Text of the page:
In last Sunday's revelations, it emerged that, as well as making indiscreet comments about his players, Eriksson had suggested Aston Villa as a potential takeover target and touted himself as a potential manager of the club. He hinted that if he were to return to club management, he would require a £5m-a-year net salary that would top his annual £4.1m FA wages which give him a £3m net wage.

Should the FA attempt to broker a deal with Eriksson that would see him leave after the World Cup this summer it is understood that the Swede will demand £6m net - the full value of his remaining contract - to walk away from the job. The first opportunity for the Swede to address the incidents of the last nine days will come on Thursday when he speaks in Switzerland ahead of Friday's Euro 2008 qualifying draw.

Give us Dubai details, FA urges newspaper

The Football Association issued a statement on its website www.TheFA.com yesterday which read: "Further to today's allegations in the News of the World concerning Sven Goran Eriksson, the Football Association has this morning requested from the newspaper details of all the conversations which are alleged to have taken place with an undercover reporter in Dubai.

"Additionally, FA chief executive Brian Barwick has spoken to Sven Goran Eriksson regarding the allegations and will discuss them further with him tomorrow.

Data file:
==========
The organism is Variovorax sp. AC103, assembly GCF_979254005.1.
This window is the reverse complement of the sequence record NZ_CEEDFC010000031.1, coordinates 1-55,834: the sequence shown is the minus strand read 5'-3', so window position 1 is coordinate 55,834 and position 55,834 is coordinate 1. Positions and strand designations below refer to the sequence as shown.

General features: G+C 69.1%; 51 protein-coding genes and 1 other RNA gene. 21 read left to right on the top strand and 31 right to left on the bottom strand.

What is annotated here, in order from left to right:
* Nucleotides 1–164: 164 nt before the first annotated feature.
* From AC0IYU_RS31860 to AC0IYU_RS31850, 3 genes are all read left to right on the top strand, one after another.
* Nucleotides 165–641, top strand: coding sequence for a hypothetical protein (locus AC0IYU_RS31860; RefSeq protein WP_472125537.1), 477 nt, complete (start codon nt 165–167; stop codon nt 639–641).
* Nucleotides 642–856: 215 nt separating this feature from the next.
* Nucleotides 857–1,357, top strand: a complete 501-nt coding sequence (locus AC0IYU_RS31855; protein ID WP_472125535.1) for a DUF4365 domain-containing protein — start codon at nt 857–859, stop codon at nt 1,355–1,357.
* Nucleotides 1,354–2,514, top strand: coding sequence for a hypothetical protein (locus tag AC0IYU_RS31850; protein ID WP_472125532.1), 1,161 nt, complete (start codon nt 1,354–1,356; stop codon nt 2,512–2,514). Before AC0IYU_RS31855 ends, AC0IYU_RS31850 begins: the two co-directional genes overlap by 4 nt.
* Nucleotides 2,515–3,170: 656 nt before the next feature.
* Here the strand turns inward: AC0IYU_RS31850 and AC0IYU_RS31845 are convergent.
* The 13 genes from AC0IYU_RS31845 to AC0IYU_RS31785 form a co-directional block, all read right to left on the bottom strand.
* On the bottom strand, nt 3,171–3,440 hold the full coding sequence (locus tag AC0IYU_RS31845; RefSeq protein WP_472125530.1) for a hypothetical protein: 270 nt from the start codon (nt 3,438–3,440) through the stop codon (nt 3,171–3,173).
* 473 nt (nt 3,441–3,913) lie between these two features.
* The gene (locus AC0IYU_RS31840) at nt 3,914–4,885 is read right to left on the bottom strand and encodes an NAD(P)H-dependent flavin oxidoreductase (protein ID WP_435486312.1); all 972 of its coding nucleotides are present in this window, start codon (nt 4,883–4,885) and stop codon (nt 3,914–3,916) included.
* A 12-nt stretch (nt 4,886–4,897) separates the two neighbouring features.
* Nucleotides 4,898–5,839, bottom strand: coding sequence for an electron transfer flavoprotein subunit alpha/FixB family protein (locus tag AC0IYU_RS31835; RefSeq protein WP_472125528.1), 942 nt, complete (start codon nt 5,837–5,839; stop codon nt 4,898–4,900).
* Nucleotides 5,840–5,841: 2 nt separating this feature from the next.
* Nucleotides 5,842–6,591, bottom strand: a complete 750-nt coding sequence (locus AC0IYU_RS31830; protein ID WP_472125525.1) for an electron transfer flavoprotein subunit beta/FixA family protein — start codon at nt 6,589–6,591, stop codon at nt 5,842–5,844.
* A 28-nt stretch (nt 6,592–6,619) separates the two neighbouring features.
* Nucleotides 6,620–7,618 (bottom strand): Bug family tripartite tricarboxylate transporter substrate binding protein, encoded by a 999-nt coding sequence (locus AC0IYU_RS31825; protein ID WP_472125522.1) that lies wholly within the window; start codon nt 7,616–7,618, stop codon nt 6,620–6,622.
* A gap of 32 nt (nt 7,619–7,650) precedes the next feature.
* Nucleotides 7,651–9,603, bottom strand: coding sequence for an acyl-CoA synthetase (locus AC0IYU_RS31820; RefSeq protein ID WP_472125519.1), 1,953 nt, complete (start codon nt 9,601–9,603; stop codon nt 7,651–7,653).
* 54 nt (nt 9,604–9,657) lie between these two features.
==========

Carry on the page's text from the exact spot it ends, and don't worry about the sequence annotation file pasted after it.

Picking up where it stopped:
"Sven will then attend a meeting with the FA's compliance unit to discuss some of the issues raised in today's article. This is standard practice with such matters, as in the case with Luton Town manager Mike Newell and Queen's Park Rangers manager Ian Holloway.

"The compliance unit will also interview Athole Still, Sven's agent who accompanied him to Dubai and is quoted extensively in the News of the World. This follows a meeting earlier today which Athole Still attended at Brian Barwick's request with Barwick and FA executives at Soho Square."

Barwick said: "Allegations made during the past week have not been good for the game's image. However, the FA fully appreciates the importance of supporting Sven and the England team in the build-up to and during the World Cup this summer.

"We realise how important this is to every England supporter and are fully aware of our responsibility to provide Sven and the team with the best chance of achieving success in Germany. Rest assured, we are committed to doing this.

"I'd like to call on everyone connected with the game to get behind Sven and the team over the next five months as we count down to what we all believe is one of our best opportunities in a World Cup finals for many years."